Journalists, academics, and recent op-eds are highlighting how Germany’s complicated historical relationship with Jewish people and Israel is eclipsing Palestinian voices in the country. An American writer on Tuesday claimed that a German university rescinded its invite for him to give the keynote address at a conference, citing his apparent “pro-Palestine posts on social media.”
The German government is also mulling measures to restrict criticism of Israel, with the parliament debating new proposals that would require refugees and asylum seekers to commit to Israel’s right to exist as a condition of acquiring citizenship.
The situation of Palestinians in Germany is one of “collective loneliness,” a Palestinian doctor told Coda Media. Professional repercussions for being seen as pro-Palestine, along with bans on symbols and events, mean that many Palestinians “are not even allowed to mourn publicly” as their family members in Gaza are being killed, the doctor said. “Since reunification in 1990, Germany’s national identity has been founded upon ‘coming to terms with the past,’ Berlin-based writer Sanders Isaac Bernstein writes for Coda. It means taking responsibility for the Holocaust and showing support for Israel, but this historical guilt and culture of remembrance “holds little room for non-ethnic Germans,” he argues. Despite Germany’s legal protections for free speech and assembly, the country’s support for Israel “takes priority” over protests or gatherings supporting Palestine that from a “sober legal perspective” cannot be banned, a constitutional law academic told Coda.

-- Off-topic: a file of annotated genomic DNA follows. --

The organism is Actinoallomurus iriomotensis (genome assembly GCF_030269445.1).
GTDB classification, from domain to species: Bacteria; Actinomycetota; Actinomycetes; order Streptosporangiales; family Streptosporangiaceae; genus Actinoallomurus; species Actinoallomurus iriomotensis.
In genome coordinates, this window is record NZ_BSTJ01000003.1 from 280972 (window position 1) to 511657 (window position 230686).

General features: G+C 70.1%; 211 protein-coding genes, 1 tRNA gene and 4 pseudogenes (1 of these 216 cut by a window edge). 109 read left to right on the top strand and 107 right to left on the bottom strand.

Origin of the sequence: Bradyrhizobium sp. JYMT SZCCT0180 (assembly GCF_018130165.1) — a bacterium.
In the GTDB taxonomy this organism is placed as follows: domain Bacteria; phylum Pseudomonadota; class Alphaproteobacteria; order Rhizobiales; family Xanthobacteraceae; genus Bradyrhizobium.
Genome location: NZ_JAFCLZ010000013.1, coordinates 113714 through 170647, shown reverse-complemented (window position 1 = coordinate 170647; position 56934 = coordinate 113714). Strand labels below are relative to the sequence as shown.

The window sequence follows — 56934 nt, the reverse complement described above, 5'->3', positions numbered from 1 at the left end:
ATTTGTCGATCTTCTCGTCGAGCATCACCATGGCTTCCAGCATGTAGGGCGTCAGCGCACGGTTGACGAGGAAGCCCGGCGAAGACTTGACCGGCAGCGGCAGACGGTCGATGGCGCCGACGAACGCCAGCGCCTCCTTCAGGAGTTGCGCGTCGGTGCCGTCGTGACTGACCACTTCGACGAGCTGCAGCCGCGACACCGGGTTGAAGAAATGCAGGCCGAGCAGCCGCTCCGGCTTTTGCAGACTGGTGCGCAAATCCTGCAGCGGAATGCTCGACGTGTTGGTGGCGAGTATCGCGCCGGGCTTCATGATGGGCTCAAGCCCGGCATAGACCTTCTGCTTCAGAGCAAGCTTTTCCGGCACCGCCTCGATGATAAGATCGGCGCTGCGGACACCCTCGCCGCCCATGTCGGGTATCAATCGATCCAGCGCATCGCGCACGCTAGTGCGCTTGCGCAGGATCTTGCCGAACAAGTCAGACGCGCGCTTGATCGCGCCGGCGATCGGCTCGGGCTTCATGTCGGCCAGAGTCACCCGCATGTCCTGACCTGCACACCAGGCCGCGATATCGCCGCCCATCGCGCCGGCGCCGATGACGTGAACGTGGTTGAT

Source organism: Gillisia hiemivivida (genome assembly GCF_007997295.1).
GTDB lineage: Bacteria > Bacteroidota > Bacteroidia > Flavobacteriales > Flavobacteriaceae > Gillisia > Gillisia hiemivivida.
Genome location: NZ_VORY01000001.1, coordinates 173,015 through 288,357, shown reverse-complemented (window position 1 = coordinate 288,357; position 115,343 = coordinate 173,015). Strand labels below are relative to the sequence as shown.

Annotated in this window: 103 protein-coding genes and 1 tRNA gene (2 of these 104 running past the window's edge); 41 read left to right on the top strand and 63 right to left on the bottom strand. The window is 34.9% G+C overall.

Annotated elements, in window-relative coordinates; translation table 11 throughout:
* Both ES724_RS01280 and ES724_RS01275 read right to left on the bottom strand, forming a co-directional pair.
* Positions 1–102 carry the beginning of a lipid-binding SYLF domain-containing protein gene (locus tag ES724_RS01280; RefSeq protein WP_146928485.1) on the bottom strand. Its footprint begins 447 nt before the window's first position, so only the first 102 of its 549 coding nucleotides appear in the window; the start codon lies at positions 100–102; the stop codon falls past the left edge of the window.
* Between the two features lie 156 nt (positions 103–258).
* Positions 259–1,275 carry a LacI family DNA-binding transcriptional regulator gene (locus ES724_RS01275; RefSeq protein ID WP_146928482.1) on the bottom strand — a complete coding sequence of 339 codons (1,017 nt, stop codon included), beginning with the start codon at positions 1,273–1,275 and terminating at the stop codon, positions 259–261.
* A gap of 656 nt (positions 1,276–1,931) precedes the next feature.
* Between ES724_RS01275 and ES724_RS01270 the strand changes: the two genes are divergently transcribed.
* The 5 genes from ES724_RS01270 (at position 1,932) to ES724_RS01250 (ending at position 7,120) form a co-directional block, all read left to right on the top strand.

The voices of Jewish people in Germany who criticize Israel are drowned out by “Germans whose Holocaust-guilt complexes cause them to fetishise Jewishness to the point of obsessive-compulsive embodiment,” writes Deborah Feldman, the German-American writer whose escape from her ultra-orthodox Jewish community was turned into a Netflix miniseries. The German government ignores “the way dissenting Jews in Germany are being thrown under the same bus as they are in Israel,” Feldman argues in the Guardian, referring to the lack of Israel’s military protection for the victims of Hamas’ Oct. 7 massacre, many of whom were left-leaning and secular Israelis advocating for peaceful coexistence. Recalling her own experience of being targeted for criticizing Israel, Feldman accuses Germany of protecting only those Jewish voices who are “loyal to the rightwing nationalist government of Israel.”
The proposed reforms for Germany’s citizenship law are targeting the wrong people, argues Palestinian journalist Hebh Jamal in Mondoweiss. Over 80% of all antisemitic crimes in Germany are committed by the far-right, according to federal police, but the new bill “clearly singles out Arabs and migrants, claiming antisemitism in Germany is now only ‘imported,’” Jamal writes. The problem, she opines, is that Germany’s definition and scope of an antisemitic crime is “extremely ambiguous,” and has been criticized by some scholars as “wrongly conflating criticism of Israel with anti-Jewish racism.”